Of course, you have books that are BOTH. The Hunger Games (Suzanne Collins) is a perfect example. It is explained in the book that this dystopian world was created due to catastrophic events. Sometimes you don’t get an explanation at all about why society is the way it is, but when they do explain it, it falls into both categories, for me.

    Er, I’m done now. :D

  8. I do like your assessment. Post Apocap. vs. Dystopian is a great discussion. I agree w/what a lot of people are saying, that Dystopian rises from Post Apoc. OR I think it is just a different path that society may take. I'm kind of glad about the KMM series as not being romance b/c I bought the whole series when Borders was going out of business...

    UF and Paranormal...yeah maybe they are equivalent now that I'm thinking about it. At first I was thinking they were not...maybe I associate UF with more of a fantasy element than a spooky paranormal element.

    And Horror? I think there are some trends where zombies are becoming more character driven than monster driven (Dearly, Departed & My Life as a White Trash Zombie) complete w/romantic elements.

  9. Dude! I was "classifying" all the books on my kindle a couple of weeks ago and ended up with like 45 different folders!!! Its just ridicululous!!! The amount of genres the mind can come up with - then the SUB-genres to compliment them is baffling!!

  10. I love your descriptions of the different classifications! I was thinking about this recently when I was trying to shelve a book on Goodreads and I couldn't decide what genre it ultimately fit into.

    As far as Dystopian vs Post-Apocalyptic go - I've always considered Dystopian to be more about a corrupt system of government (or rules) whereas post-apoc is after something physically cataclysmic happens. Most books blur the line between the two but you can definitely have one without the other.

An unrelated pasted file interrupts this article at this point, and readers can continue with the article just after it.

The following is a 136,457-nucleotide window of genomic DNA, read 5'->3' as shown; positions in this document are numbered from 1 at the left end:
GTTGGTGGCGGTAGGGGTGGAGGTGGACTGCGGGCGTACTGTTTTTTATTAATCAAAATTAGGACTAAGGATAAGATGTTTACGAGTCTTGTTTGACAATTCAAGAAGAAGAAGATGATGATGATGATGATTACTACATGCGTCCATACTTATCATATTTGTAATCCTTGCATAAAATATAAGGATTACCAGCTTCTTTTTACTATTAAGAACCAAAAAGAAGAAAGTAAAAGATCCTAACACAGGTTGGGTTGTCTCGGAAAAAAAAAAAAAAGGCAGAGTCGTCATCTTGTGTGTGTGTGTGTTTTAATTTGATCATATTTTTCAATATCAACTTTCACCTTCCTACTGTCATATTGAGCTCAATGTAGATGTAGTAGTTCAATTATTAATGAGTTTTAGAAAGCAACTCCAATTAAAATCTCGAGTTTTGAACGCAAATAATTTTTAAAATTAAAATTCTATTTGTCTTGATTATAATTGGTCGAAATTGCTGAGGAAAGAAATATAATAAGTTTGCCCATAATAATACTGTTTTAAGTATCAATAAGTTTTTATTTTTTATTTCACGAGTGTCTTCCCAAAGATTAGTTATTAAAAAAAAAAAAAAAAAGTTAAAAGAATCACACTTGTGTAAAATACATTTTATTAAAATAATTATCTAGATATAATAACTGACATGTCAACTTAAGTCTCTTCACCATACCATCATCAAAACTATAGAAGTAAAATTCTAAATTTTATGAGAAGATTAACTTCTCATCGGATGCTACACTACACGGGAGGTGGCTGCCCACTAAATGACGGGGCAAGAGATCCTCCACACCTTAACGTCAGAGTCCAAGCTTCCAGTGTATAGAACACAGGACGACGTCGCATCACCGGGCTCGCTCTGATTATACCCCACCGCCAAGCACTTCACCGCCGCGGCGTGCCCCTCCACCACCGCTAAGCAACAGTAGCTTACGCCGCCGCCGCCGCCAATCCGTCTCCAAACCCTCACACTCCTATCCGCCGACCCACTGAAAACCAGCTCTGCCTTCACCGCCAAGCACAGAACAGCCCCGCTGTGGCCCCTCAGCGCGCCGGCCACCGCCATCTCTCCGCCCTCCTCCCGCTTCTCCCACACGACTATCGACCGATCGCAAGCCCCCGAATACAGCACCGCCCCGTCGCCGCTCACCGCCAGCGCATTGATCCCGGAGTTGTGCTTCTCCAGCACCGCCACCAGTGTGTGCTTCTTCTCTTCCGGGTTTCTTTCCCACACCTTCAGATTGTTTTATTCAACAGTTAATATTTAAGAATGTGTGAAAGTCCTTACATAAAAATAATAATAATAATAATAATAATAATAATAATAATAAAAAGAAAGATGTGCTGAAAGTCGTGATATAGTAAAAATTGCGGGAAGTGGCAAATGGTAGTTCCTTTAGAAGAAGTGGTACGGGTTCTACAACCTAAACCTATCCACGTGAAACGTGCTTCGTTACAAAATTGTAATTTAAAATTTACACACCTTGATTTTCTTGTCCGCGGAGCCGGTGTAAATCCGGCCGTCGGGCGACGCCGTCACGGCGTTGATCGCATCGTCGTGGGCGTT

Randomly, I can think of times where you have straight Post-Apocalyptic books (zombie books where there is NO government whatsoever) but I can't think of any that I'd consider Dystopian without the backdrop of a post-apocalyptic setting. Interesting.

  11. Cool! I can't wait until someone finally tells me what genre Jenny Pox is.

  12. I love this discussion. I think the biggest point here is that sometimes the genres overlap. You could have a dystopian society that is the result of a post apocalyptic event. In some cases I think you categorize it by what you feel made a stronger impression. If you feel the story is more about the breakdown of society then you might think it is dystopian, but if the events center more around a disaster/apocalypse you might consider it post apocalyptic.

  13. Great list. I think most of your descriptions are spot on. My one comment about dystopia vs post apocalyptic is that traditionally dystopian novels are supposed to comment on our current society. Like 1984, the Handmaids Tale etc. but I've seen a lot of YA dystopia lately that takes place in a dystopian setting but doesn't seem to be commenting on anything. (not all YA dystopia, just a few) and I don't really like that. I find it's not staying true to the genre. That being said I dont really know how else to catergorize it.

  14. I agree with most of these except I don't think "urban fantasy" means adult characters.